Days Gone By
Editor's note: This is a continuation of a letter sent by William Stratton to the owners of the home where he was raised. The house is located at 328 N. Fourth St. and owners Valerie and Hendryk Sowa are sharing Mr. Dawson's memories with Journal readers.
If anyone has pictures or stories about their homes, please call Pat Hunter, 425-1561.
"...The kitchen was, I think, pretty standard. I seem to remember that as a boy, the stove was fired with white gasoline, but was changed to bottle gas when I was a boy.
The first ice box was just that. Ice was delivered about every second or third day and one put out a sign asking for large piece for a quarter or a smaller piece for 15 cents. The ice wagon was drawn by horses, as was the milk wagon.
Sometime in the 1930s we bought an electric refrigerator. It and the ice box were placed in the alcove at the top of the steps to the back door.
Mother made bread often when we were young. Her flour bin was just to the right of the stove.
The dining area was dominated by a round solid oak table. This was sold with other things in the house, but we wish now that we still had it. A chest of drawers on the north wall, next to the entrance to the kitchen held silver, plants, tablecloths, etc. The window to the east had a table on which Dad kept an aquarium when we were young. In the autumn we would take a minnow seine to Lake St. Croix and catch small blue gills and bass and sometimes a stickleback and keep them in the aquarium until the next summer. At times we also had tropical fish of various kinds.
The two bookcases in the dining room were put in when I was eight or ten. The carpenter was Mr. Deiss, father of a friend of mine. He may still be alive and in town. The living room was just that. We spent our evenings there. In the winter we would often have a fire in the fireplace and eat popcorn made in a popper over the open fire. The sofa was always on the east wall of the room because the west wall had the windows onto the porch and was always colder there. A big radio with a little voice, I think Philco, was in the southeast corner of the room.
The front porch, facing Fourth Street, was screened until I was eight or 10. My brother and I would often sleep there on hot nights. It was not used very much.
Upstairs I expect has not changed much except for the furniture. Our parents did not heat this floor much until my brother and I had departed and they took in a couple college students as renters. My brother and I shared the room in the southwest corner. We each had a double bed which, with a chest of drawers, pretty much filled the room. I have often wondered why we did not have single beds.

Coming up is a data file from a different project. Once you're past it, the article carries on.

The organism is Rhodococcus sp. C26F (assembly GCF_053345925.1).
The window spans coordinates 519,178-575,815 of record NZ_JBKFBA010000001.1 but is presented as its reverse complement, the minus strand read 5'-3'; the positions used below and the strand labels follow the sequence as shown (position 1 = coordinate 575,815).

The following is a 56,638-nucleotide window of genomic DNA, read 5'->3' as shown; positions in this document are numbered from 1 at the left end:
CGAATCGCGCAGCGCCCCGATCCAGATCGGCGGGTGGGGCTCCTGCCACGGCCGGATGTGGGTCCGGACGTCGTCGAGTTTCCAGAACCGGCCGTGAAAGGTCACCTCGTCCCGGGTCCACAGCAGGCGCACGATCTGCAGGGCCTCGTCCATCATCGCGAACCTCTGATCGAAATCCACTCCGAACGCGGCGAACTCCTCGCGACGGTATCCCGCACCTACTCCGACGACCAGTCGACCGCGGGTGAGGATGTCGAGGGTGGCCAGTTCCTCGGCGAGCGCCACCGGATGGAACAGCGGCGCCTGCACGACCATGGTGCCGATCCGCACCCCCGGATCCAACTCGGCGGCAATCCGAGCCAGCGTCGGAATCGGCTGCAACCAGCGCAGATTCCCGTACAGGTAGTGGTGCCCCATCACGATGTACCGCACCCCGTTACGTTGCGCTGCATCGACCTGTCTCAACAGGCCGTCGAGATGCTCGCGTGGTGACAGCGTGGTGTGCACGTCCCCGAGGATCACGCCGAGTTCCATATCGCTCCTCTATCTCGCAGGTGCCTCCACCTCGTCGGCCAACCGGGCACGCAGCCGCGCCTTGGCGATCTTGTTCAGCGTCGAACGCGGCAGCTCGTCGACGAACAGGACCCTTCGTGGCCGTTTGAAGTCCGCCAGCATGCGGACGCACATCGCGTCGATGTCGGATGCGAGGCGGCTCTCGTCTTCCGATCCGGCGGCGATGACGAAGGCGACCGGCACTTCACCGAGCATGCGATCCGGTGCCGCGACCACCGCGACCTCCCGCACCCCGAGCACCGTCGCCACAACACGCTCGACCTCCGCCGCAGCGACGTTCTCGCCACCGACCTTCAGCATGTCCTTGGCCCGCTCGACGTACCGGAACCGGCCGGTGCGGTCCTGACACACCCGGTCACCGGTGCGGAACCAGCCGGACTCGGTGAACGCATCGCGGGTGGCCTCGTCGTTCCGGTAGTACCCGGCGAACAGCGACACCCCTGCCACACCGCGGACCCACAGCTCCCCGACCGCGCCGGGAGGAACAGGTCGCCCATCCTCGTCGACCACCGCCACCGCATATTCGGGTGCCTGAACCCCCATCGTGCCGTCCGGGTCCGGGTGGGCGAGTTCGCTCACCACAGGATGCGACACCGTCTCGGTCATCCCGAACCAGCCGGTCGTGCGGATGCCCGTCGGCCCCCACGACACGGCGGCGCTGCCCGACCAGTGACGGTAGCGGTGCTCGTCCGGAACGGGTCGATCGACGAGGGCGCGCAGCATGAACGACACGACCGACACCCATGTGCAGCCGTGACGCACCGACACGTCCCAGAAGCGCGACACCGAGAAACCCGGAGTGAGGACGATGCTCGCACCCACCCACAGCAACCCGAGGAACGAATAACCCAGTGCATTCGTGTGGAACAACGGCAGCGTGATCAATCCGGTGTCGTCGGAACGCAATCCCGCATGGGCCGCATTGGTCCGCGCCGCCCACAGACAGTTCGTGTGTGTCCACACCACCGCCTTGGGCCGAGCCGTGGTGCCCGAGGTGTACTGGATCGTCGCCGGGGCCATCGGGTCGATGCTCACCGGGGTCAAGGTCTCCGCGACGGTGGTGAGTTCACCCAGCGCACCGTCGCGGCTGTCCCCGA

The attic was never finished while I was returning home. It was a place to store old things -- magazines (e.g. National Geographics!), pictures, etc., that mother did not want in the lower floors, but no one was ready to throw out. For a few years in grade school I was into building model airplanes and these were stored in the attic. I think that all of this and more was thrown out when my brother and I rented the house in 1961. The roof, when last seen by me, was asphalt tile shingles. This was 1961. It must have been replaced at least twice since then.
In those days all windows were single pane and we put on storm windows in the winter. I still remember frost and ice forming on the inside of the glass. We could place a finger on the ice and in a minute or two a spot would be clear of frost so that we could peer out. In the autumn these went up, in the spring down and screens would go up, etc. with the seasons. The house had no insulation by the time we sold the house in the 1960s. On some very cold winter nights we could hear a board, I suppose, pulling free and banging like a rifle shot against a nearby board. The upstairs was like an oven during hot summers.
Our father was a volunteer weather observer for the national weather service. Every morning and evening he would record the current temperature, maximum and minimum since the last reading, cloud cover, wind and precipitation, etc. I remember that the coldest he ever recorded as 49 degrees below zero; however, my brother remembers minus 51 degrees. The highest, in the hot 1930s was 109.5 deg. We often slept outside during those nights.
Trees: There were two large elm trees in the northwest corner of the lot (really only about ¾ of a standard lot). The one nearest to Fourth Street was much healthier, but the one toward the east had a large branch suitable for a rope swing with an old tire as a seat. I don't remember it being installed so it must have been in place by 1929 or 1930, nor do I remember it coming down. (Editor's note: The tree is still standing, now in the neighbor's yard, and still with a swing!)
When I was a child there were two large elm trees just behind the house -- on the east side. We had a sand pile between these trees for many years. For reasons I don't remember now when I came home from the Navy in 1945 Dad wished to cut one down. We did it, but took the furnace chimney with it. He put the chimney back up. We had a two-man cross-cut saw to cut up the wood. It did provide a lot of firewood.
The garage was on the east side next to the neighbor's garage, a most inconvenient position. To reach the garage from Fourth Street, we had to drive between the two houses, then down a small slope with a slight turn. I believe that it was made of a size to handle a Model T Ford, which I remember as the family car until I was five or six years old. The larger cars never did fit easily.
The streets were gravel until sometime in the 1930s. Dust everywhere of course, and ladies would complain. The first "improvement" was to spray oil on the streets. Unfortunately, the city fathers chose a Monday for the initial spraying. Freshly washed clothes were out everywhere, and of course the breezes carried the oil and spotted the freshly washed clothing. That ended the Monday spraying, and gradually between spraying oil and gravel spreading work the streets became a sort of blacktop. This must have been in the mid to late 1930s.